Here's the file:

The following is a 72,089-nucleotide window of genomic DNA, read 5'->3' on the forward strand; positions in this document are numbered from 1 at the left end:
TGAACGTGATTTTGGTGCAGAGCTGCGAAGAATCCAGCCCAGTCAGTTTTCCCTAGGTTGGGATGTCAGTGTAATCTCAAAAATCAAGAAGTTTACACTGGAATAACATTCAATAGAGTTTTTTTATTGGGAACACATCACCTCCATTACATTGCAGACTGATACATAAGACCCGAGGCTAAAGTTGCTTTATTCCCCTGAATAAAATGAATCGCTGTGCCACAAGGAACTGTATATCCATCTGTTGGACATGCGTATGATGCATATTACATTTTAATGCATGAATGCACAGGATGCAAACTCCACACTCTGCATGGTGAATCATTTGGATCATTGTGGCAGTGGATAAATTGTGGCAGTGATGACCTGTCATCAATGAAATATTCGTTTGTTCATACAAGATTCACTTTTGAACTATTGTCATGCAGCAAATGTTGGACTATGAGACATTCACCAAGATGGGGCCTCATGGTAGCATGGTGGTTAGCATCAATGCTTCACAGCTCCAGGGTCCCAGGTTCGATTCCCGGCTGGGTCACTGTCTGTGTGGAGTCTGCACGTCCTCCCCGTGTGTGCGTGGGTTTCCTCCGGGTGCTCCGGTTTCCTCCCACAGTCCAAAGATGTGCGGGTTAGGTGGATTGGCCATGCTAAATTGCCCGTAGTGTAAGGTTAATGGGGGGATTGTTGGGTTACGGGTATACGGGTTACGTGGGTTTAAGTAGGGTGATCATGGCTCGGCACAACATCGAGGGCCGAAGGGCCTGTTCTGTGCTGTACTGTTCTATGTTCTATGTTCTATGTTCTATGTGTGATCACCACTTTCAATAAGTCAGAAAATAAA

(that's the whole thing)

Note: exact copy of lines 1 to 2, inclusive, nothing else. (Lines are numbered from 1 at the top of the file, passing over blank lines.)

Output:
The following is a 72,089-nucleotide window of genomic DNA, read 5'->3' on the forward strand; positions in this document are numbered from 1 at the left end:
TGAACGTGATTTTGGTGCAGAGCTGCGAAGAATCCAGCCCAGTCAGTTTTCCCTAGGTTGGGATGTCAGTGTAATCTCAAAAATCAAGAAGTTTACACTGGAATAACATTCAATAGAGTTTTTTTATTGGGAACACATCACCTCCATTACATTGCAGACTGATACATAAGACCCGAGGCTAAAGTTGCTTTATTCCCCTGAATAAAATGAATCGCTGTGCCACAAGGAACTGTATATCCATCTGTTGGACATGCGTATGATGCATATTACATTTTAATGCATGAATGCACAGGATGCAAACTCCACACTCTGCATGGTGAATCATTTGGATCATTGTGGCAGTGGATAAATTGTGGCAGTGATGACCTGTCATCAATGAAATATTCGTTTGTTCATACAAGATTCACTTTTGAACTATTGTCATGCAGCAAATGTTGGACTATGAGACATTCACCAAGATGGGGCCTCATGGTAGCATGGTGGTTAGCATCAATGCTTCACAGCTCCAGGGTCCCAGGTTCGATTCCCGGCTGGGTCACTGTCTGTGTGGAGTCTGCACGTCCTCCCCGTGTGTGCGTGGGTTTCCTCCGGGTGCTCCGGTTTCCTCCCACAGTCCAAAGATGTGCGGGTTAGGTGGATTGGCCATGCTAAATTGCCCGTAGTGTAAGGTTAATGGGGGGATTGTTGGGTTACGGGTATACGGGTTACGTGGGTTTAAGTAGGGTGATCATGGCTCGGCACAACATCGAGGGCCGAAGGGCCTGTTCTGTGCTGTACTGTTCTATGTTCTATGTTCTATGTTCTATGTGTGATCACCACTTTCAATAAGTCAGAAAATAAA